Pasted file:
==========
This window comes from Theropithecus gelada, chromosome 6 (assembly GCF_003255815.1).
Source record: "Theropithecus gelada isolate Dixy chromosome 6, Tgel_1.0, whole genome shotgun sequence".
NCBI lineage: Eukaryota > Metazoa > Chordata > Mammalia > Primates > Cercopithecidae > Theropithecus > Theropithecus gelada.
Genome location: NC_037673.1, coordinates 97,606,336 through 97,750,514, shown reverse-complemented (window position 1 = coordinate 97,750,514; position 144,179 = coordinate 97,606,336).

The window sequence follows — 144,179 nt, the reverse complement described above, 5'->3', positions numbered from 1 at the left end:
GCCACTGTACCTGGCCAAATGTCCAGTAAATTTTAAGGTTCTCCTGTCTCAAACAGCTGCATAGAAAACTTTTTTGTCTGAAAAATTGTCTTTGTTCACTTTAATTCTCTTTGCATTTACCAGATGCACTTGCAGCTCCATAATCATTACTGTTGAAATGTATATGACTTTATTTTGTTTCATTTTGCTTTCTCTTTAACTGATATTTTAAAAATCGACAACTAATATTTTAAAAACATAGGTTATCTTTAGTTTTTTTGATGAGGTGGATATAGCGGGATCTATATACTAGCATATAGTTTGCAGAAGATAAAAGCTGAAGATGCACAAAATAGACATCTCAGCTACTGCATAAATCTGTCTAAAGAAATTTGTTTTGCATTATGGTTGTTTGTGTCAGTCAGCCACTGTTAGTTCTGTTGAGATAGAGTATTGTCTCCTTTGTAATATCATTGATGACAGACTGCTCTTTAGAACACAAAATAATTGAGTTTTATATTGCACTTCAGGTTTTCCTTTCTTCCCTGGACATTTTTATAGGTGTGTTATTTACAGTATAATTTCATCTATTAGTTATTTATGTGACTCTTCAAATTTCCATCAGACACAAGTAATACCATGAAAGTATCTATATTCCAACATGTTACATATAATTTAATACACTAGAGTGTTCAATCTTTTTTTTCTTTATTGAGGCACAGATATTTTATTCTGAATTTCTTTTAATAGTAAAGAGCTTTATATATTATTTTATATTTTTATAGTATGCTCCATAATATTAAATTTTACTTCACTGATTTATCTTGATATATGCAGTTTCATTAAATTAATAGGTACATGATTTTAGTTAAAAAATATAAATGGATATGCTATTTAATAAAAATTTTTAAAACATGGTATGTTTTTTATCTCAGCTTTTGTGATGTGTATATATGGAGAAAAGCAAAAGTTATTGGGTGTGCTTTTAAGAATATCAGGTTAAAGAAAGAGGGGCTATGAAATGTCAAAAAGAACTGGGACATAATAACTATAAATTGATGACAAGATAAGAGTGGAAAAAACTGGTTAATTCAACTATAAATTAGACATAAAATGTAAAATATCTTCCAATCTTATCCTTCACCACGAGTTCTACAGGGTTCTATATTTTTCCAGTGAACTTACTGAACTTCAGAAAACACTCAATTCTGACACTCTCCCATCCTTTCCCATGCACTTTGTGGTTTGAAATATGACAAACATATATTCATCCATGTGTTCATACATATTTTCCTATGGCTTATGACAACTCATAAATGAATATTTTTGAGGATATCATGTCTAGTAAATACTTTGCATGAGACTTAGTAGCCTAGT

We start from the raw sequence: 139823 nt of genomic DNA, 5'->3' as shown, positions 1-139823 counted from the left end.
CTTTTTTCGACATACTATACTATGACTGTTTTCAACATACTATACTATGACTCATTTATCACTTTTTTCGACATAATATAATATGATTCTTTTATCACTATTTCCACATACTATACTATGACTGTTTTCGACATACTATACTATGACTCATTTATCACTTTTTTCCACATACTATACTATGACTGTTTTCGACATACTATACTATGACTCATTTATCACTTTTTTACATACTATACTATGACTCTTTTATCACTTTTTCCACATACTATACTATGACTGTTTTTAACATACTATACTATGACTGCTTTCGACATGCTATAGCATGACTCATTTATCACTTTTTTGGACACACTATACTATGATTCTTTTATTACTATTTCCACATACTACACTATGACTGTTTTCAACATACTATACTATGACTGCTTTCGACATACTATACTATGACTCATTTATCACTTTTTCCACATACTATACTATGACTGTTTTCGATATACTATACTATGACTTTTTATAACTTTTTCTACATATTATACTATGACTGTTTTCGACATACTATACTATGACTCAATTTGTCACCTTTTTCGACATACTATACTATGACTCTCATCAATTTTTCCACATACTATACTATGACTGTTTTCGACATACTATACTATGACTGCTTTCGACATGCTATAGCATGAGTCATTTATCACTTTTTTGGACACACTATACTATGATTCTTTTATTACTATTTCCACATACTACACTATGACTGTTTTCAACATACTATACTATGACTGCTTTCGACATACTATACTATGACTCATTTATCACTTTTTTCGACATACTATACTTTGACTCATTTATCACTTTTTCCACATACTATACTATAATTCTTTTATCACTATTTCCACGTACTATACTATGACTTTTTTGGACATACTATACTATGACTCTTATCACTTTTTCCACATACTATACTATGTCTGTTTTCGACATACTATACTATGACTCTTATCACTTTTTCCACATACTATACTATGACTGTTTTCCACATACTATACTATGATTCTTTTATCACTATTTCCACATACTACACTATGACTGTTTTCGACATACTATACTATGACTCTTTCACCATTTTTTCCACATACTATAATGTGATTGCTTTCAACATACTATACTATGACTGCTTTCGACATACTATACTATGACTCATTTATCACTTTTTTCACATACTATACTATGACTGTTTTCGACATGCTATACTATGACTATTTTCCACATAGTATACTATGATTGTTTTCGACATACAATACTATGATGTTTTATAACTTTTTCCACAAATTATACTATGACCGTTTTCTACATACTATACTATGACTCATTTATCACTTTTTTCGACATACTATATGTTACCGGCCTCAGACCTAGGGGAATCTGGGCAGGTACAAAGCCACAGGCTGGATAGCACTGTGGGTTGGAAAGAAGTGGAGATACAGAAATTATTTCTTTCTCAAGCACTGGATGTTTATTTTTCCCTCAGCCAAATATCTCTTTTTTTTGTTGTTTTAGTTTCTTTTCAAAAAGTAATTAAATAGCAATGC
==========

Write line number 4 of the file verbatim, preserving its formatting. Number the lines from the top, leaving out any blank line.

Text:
Genome location: NC_037673.1, coordinates 97,606,336 through 97,750,514, shown reverse-complemented (window position 1 = coordinate 97,750,514; position 144,179 = coordinate 97,606,336).